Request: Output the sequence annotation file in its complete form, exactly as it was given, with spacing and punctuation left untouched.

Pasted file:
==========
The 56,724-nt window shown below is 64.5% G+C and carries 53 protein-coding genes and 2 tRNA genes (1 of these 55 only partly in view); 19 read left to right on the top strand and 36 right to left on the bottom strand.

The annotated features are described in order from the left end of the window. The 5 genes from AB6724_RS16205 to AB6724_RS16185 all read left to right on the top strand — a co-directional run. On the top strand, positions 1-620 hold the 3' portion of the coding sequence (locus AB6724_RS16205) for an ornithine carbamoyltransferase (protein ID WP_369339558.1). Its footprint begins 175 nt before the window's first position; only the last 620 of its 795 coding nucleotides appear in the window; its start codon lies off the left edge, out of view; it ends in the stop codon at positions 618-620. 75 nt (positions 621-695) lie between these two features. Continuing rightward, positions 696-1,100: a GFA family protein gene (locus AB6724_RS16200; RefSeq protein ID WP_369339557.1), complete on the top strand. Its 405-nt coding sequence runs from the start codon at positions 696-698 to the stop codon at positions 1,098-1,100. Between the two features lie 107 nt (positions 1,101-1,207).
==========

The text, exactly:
The 56,724-nt window shown below is 64.5% G+C and carries 53 protein-coding genes and 2 tRNA genes (1 of these 55 only partly in view); 19 read left to right on the top strand and 36 right to left on the bottom strand.

The annotated features are described in order from the left end of the window. The 5 genes from AB6724_RS16205 to AB6724_RS16185 all read left to right on the top strand — a co-directional run. On the top strand, positions 1-620 hold the 3' portion of the coding sequence (locus AB6724_RS16205) for an ornithine carbamoyltransferase (protein ID WP_369339558.1). Its footprint begins 175 nt before the window's first position; only the last 620 of its 795 coding nucleotides appear in the window; its start codon lies off the left edge, out of view; it ends in the stop codon at positions 618-620. 75 nt (positions 621-695) lie between these two features. Continuing rightward, positions 696-1,100: a GFA family protein gene (locus AB6724_RS16200; RefSeq protein ID WP_369339557.1), complete on the top strand. Its 405-nt coding sequence runs from the start codon at positions 696-698 to the stop codon at positions 1,098-1,100. Between the two features lie 107 nt (positions 1,101-1,207).